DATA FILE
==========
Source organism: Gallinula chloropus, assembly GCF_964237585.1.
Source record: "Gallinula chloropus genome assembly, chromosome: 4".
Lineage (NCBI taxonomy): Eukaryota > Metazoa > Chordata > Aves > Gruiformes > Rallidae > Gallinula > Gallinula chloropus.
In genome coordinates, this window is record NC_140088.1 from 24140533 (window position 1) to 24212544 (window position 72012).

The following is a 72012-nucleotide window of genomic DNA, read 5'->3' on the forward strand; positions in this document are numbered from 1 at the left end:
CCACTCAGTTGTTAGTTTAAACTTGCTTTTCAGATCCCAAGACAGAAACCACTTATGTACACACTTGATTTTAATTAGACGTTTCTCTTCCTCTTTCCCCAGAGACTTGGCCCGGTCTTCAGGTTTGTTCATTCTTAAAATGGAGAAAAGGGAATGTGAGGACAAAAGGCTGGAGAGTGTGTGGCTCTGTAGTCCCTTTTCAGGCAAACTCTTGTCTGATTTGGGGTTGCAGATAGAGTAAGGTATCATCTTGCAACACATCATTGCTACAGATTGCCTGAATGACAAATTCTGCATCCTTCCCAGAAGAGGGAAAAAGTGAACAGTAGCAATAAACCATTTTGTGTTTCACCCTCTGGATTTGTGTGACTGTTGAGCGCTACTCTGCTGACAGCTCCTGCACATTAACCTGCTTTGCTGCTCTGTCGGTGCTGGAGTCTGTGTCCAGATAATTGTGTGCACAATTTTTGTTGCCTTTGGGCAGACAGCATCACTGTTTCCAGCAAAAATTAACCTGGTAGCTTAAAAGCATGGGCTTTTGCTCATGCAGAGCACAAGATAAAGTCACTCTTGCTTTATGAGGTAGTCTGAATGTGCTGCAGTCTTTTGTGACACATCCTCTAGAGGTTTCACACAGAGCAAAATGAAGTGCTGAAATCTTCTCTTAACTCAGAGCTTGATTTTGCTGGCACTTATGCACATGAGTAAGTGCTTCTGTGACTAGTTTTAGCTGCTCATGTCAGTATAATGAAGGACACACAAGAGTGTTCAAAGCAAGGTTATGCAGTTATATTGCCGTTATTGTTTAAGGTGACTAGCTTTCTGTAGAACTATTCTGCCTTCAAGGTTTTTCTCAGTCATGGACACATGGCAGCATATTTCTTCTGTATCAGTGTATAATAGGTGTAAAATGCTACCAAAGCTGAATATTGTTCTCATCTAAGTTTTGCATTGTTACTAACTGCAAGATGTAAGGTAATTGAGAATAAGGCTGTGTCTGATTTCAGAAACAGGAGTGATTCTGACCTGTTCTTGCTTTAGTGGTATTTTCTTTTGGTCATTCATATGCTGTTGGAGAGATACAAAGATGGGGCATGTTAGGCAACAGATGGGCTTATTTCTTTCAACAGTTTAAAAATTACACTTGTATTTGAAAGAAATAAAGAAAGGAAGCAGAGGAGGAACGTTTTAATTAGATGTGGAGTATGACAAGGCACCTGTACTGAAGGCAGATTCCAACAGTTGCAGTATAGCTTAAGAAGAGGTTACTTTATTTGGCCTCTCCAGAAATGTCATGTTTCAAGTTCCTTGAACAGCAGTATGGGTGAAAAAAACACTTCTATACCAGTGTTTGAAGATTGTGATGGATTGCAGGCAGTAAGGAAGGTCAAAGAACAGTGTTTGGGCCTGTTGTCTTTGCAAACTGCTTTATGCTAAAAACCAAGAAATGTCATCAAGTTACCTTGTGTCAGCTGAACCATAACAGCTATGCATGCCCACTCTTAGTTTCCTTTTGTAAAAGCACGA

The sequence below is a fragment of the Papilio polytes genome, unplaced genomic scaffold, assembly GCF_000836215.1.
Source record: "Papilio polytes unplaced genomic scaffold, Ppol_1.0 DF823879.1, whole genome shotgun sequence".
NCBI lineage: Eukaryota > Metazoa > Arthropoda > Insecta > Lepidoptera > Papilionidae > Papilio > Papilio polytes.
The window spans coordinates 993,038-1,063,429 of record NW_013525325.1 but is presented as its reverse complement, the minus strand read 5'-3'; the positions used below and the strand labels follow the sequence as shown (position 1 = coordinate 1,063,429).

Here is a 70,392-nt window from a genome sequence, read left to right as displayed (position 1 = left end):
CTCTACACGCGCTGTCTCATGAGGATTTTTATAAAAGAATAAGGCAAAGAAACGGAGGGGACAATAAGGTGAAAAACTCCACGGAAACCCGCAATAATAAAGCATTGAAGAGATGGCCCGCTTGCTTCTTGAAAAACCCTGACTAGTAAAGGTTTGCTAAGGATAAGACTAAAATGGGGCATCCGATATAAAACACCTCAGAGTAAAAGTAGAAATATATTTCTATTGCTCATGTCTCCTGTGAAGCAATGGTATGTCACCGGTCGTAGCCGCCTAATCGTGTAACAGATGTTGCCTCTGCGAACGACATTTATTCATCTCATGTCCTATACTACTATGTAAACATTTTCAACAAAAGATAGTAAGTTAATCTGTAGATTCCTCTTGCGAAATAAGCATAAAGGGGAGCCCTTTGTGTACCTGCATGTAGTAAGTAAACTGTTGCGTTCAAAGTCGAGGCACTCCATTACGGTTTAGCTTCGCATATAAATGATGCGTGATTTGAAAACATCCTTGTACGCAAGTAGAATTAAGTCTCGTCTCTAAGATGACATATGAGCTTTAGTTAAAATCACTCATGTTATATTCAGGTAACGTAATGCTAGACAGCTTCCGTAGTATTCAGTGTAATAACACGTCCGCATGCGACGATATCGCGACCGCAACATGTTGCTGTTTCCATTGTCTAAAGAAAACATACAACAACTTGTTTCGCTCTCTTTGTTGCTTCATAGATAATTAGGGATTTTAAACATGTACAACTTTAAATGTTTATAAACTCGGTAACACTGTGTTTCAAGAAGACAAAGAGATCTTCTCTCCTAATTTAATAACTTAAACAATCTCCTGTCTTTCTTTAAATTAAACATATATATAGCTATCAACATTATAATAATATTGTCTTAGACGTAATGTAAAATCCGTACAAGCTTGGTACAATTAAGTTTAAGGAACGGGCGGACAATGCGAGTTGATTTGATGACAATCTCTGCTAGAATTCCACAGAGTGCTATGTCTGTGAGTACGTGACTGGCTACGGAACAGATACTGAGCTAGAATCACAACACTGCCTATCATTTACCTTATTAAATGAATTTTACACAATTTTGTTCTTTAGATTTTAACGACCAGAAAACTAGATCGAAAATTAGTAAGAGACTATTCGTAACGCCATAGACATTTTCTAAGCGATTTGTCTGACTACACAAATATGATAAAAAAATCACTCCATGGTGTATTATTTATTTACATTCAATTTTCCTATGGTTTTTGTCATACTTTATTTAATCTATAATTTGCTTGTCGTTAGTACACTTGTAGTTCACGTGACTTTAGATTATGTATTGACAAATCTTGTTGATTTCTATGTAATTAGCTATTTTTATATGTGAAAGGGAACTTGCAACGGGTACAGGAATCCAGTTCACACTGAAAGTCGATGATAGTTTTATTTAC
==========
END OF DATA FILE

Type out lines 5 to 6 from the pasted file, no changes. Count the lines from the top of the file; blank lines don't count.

The following is a 72012-nucleotide window of genomic DNA, read 5'->3' on the forward strand; positions in this document are numbered from 1 at the left end:
CCACTCAGTTGTTAGTTTAAACTTGCTTTTCAGATCCCAAGACAGAAACCACTTATGTACACACTTGATTTTAATTAGACGTTTCTCTTCCTCTTTCCCCAGAGACTTGGCCCGGTCTTCAGGTTTGTTCATTCTTAAAATGGAGAAAAGGGAATGTGAGGACAAAAGGCTGGAGAGTGTGTGGCTCTGTAGTCCCTTTTCAGGCAAACTCTTGTCTGATTTGGGGTTGCAGATAGAGTAAGGTATCATCTTGCAACACATCATTGCTACAGATTGCCTGAATGACAAATTCTGCATCCTTCCCAGAAGAGGGAAAAAGTGAACAGTAGCAATAAACCATTTTGTGTTTCACCCTCTGGATTTGTGTGACTGTTGAGCGCTACTCTGCTGACAGCTCCTGCACATTAACCTGCTTTGCTGCTCTGTCGGTGCTGGAGTCTGTGTCCAGATAATTGTGTGCACAATTTTTGTTGCCTTTGGGCAGACAGCATCACTGTTTCCAGCAAAAATTAACCTGGTAGCTTAAAAGCATGGGCTTTTGCTCATGCAGAGCACAAGATAAAGTCACTCTTGCTTTATGAGGTAGTCTGAATGTGCTGCAGTCTTTTGTGACACATCCTCTAGAGGTTTCACACAGAGCAAAATGAAGTGCTGAAATCTTCTCTTAACTCAGAGCTTGATTTTGCTGGCACTTATGCACATGAGTAAGTGCTTCTGTGACTAGTTTTAGCTGCTCATGTCAGTATAATGAAGGACACACAAGAGTGTTCAAAGCAAGGTTATGCAGTTATATTGCCGTTATTGTTTAAGGTGACTAGCTTTCTGTAGAACTATTCTGCCTTCAAGGTTTTTCTCAGTCATGGACACATGGCAGCATATTTCTTCTGTATCAGTGTATAATAGGTGTAAAATGCTACCAAAGCTGAATATTGTTCTCATCTAAGTTTTGCATTGTTACTAACTGCAAGATGTAAGGTAATTGAGAATAAGGCTGTGTCTGATTTCAGAAACAGGAGTGATTCTGACCTGTTCTTGCTTTAGTGGTATTTTCTTTTGGTCATTCATATGCTGTTGGAGAGATACAAAGATGGGGCATGTTAGGCAACAGATGGGCTTATTTCTTTCAACAGTTTAAAAATTACACTTGTATTTGAAAGAAATAAAGAAAGGAAGCAGAGGAGGAACGTTTTAATTAGATGTGGAGTATGACAAGGCACCTGTACTGAAGGCAGATTCCAACAGTTGCAGTATAGCTTAAGAAGAGGTTACTTTATTTGGCCTCTCCAGAAATGTCATGTTTCAAGTTCCTTGAACAGCAGTATGGGTGAAAAAAACACTTCTATACCAGTGTTTGAAGATTGTGATGGATTGCAGGCAGTAAGGAAGGTCAAAGAACAGTGTTTGGGCCTGTTGTCTTTGCAAACTGCTTTATGCTAAAAACCAAGAAATGTCATCAAGTTACCTTGTGTCAGCTGAACCATAACAGCTATGCATGCCCACTCTTAGTTTCCTTTTGTAAAAGCACGA